HIV notifications in Aboriginal and Torres Strait Islander people are increasing, mainly in men, mainly in Qld, particularly in regional settings. Transmission risks are different - higher IDU and heterosexual transmission than amongst non-Indigenous individuals.

Prof Russell spoke specifically about the FNQ outbreak that commenced in Cairns in 2014, and now included about 30 new diagnoses. Coinfections with syphilis is common (known concurrent / preceding syphilis outbreak in the area), and there have been 5 deaths due to congenital syphilis. This in itself is staggering. Mainly young men (2 women). Mainly MSM though not gay-identifying. Only sporadic IDU use has been reported. New cases include Cape York, Torres Strait and NT. 

Various measures that could be considered with regard to prevention were considered -systemically in this talk by this experienced HIV clinician who has been based in Cairns now for many years.

  • Condom use (Fagan et al 2010, self reported behaviours suggest similar rates of condom use amongst this group to others, but younger sexual debut, more sexual partners. Unlikely to be able to significantly increase.
  • Test and Treat - low level of HIV testing overall in this group.'Nth QLD STI Action Plan' covers syphilis but not really HIV; Good testing of male prisoners in Cairns, reasonable antenatally for women. Adult and young peoples health checks now include HIV testing. Consider - point of care testing (ALere Determine accessibility)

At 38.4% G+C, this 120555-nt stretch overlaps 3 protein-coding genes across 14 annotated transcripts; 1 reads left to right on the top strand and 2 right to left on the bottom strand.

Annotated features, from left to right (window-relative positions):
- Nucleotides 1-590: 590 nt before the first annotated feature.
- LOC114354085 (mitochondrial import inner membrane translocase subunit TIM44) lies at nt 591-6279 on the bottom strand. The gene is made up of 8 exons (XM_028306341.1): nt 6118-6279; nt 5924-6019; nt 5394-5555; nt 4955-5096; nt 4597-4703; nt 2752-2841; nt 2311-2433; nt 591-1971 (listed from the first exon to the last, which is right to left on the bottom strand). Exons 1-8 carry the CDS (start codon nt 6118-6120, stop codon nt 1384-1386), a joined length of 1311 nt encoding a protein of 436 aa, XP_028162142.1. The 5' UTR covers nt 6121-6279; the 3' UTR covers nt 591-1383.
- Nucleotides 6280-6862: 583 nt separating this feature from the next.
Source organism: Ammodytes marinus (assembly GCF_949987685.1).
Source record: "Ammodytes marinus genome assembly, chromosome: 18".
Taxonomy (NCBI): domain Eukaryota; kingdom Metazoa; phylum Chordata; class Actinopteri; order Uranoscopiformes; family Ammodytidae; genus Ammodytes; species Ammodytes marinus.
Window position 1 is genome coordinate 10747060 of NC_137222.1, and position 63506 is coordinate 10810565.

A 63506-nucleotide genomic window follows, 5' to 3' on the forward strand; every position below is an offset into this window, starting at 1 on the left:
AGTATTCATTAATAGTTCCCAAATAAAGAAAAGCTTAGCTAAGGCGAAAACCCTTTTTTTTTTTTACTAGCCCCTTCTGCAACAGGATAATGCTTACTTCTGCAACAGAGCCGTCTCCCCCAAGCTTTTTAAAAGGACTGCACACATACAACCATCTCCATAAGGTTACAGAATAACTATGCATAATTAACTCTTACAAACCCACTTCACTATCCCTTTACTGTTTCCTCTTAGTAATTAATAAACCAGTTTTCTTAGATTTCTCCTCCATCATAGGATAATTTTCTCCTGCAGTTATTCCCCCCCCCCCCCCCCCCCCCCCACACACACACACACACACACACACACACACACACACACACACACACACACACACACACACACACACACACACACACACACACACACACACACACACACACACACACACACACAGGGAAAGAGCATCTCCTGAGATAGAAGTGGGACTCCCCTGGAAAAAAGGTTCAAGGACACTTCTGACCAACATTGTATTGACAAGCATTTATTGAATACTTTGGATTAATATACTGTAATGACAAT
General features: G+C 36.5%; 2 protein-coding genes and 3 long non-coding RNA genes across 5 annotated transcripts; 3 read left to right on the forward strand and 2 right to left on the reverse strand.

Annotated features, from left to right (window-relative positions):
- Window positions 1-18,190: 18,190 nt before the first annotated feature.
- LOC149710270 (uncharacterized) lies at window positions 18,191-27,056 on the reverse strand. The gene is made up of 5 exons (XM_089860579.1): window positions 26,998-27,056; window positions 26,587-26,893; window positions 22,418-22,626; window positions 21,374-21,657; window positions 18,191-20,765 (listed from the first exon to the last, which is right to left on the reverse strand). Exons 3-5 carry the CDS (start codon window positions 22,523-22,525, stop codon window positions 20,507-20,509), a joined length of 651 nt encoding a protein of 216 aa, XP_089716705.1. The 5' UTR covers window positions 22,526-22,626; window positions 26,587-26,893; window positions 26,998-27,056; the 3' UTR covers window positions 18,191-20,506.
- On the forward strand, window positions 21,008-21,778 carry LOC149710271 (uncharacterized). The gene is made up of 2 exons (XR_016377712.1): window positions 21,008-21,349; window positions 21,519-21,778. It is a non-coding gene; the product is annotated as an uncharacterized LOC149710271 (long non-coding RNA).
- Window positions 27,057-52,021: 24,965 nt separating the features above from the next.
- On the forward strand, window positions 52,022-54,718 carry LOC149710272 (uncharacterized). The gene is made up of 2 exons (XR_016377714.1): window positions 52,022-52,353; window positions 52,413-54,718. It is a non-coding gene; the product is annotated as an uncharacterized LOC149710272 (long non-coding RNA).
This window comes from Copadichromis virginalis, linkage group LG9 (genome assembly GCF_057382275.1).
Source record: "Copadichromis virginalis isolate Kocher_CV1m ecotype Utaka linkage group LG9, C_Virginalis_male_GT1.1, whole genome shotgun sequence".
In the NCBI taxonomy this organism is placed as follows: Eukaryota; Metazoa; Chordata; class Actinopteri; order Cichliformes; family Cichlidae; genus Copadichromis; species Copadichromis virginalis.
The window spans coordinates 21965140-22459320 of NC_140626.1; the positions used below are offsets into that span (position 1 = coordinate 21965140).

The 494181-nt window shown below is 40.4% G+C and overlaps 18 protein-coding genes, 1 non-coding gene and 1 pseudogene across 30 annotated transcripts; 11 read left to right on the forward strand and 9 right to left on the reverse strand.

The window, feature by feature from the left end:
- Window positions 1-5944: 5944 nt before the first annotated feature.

• TasP - the presenter considers this is the most likely strategy to reduce onward transmission but costly, logistics etc.

A Recent audit found significant numbers at high risk of onward HIV transmission in need of case mx and extra support. Significant need for individualised management. Leaks from the Treatment cascade are myriad/multiple - shame/stigma, as well as more mundane issues like money/transport availability, poor hosing, low health literacy, alcohol and drug use. Furthermore this is generally a highly mobile population.

  • PrEP - Pessimism was expressed for this as a strategy in this group, despite 3% prevalence amongst the 2000 on PrEP in QLD. (4% population indigenous). However most in SE Qld.Pessimism because of low health literacy, most don't identify as gay; more engagement and culturally appropriate PrEP promotion is needed. On-demand PrEP or long-actin PrEP may be more appropriate in this target group.
  • Health promotion is urgently required-  but some ideas are circulating/in development.

The importance of knowing your epidemic is illustrated dramatically here.

Presentation from Jenny Hoy (Alfred Hospital) regarding enmeshing quality improvement in routine HIV care.